In a few days, on December 14th, the Federal Communications Commission (FCC) will vote to change how the internet is regulated in the United States. The impact on how regular users like you and me access information online could be massive, and here’s why.
Currently, there is policy around open communications, mandating that the treatment of traffic should be non-discriminatory: broadband providers cannot get in the way, they cannot censor or make deals that benefit certain types of content over others. For example, Comcast is not allowed today to treat Netflix differently than any other new video streaming startup.
The FCC Chairman, Ajit Pai (who worked as Associate General Counsel at Verizon), is proposing to vote to remove these rules in favor of a less regulated internet. Fewer regulations means, according to their main argument, that the amount of investments made by telecommunication companies will stop decreasing. However, the same data that the FCC used shows that investments have been flat at worse (or actually increased at best) since 2013.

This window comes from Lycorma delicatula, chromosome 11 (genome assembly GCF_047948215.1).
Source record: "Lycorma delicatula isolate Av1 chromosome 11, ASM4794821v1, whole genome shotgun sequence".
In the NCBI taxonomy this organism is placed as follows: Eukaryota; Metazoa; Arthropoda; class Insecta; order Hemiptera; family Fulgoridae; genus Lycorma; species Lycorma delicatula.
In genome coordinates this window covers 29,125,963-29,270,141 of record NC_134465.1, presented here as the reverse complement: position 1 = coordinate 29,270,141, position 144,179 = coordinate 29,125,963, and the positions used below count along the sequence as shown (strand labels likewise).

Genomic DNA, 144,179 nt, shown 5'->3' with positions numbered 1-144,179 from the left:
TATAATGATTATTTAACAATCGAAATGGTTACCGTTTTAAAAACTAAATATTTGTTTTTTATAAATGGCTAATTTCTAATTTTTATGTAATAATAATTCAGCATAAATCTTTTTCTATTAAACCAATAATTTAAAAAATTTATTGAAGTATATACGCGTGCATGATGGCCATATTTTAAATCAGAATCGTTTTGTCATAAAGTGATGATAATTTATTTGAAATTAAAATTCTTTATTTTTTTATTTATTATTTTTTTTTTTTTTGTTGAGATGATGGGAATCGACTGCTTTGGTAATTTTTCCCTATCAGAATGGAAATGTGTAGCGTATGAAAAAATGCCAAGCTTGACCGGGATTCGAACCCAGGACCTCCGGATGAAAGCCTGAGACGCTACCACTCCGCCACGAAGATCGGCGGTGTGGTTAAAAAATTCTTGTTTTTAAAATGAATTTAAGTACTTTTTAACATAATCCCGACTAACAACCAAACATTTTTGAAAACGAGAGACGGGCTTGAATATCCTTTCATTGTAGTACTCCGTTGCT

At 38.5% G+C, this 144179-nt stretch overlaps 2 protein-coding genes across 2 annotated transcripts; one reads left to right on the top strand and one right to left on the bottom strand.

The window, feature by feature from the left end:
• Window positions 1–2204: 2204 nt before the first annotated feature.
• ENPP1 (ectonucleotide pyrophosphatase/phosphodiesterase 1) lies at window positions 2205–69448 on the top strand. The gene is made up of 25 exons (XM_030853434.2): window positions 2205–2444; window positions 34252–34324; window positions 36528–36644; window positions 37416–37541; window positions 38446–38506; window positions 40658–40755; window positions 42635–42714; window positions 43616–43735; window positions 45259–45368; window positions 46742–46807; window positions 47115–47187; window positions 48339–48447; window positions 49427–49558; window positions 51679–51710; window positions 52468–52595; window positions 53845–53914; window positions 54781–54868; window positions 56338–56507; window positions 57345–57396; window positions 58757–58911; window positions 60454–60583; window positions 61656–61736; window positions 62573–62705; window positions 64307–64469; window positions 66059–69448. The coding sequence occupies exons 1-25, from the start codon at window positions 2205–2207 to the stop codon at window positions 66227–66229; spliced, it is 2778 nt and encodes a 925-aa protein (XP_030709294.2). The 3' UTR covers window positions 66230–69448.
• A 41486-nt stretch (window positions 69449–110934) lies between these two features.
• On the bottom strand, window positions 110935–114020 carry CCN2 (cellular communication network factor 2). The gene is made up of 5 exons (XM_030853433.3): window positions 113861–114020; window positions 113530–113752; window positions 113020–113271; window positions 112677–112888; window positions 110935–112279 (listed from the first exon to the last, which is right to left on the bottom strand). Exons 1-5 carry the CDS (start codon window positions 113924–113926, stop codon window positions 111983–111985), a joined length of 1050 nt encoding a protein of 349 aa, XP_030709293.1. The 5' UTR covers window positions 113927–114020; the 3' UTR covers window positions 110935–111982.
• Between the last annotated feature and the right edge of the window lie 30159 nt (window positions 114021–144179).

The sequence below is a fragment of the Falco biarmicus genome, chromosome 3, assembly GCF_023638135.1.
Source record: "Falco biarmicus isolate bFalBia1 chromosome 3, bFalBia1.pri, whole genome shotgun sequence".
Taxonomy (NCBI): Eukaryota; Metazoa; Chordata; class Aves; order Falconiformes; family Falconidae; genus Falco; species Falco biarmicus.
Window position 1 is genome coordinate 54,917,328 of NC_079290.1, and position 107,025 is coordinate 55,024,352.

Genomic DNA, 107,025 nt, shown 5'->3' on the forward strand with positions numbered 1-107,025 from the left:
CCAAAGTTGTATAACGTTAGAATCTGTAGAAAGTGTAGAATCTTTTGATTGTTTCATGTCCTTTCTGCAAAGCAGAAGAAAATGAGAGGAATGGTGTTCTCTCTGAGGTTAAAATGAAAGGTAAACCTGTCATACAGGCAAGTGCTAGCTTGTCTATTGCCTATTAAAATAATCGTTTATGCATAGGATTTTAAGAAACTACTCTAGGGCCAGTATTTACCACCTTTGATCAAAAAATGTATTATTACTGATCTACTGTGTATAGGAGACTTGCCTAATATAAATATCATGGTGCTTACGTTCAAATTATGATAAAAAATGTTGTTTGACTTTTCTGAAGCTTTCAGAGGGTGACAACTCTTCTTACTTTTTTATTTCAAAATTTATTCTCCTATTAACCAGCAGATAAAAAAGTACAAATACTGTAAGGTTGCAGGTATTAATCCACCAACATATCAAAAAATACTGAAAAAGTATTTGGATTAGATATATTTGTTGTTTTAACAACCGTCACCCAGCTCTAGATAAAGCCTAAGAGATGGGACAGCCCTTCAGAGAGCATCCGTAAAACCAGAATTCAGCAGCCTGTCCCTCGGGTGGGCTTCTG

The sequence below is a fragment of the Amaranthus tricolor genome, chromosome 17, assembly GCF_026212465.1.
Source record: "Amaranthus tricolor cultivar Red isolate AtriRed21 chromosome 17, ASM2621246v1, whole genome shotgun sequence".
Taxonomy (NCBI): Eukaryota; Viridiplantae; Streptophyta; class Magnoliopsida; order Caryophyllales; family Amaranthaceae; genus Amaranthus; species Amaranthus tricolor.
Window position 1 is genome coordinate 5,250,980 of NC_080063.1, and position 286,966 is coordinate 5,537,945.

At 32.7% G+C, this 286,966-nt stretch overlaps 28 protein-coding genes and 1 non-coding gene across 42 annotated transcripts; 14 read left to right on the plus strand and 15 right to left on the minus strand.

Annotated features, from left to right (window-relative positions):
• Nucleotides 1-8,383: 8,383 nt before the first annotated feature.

The FCC also argues that if any corporation starts misbehaving, consumers can take their business elsewhere. Nonetheless, more than 50% of the US population only has access to one single internet provider, so they cannot even vote with their wallets. The only way to defend consumers rights will be through litigation and class action lawsuits.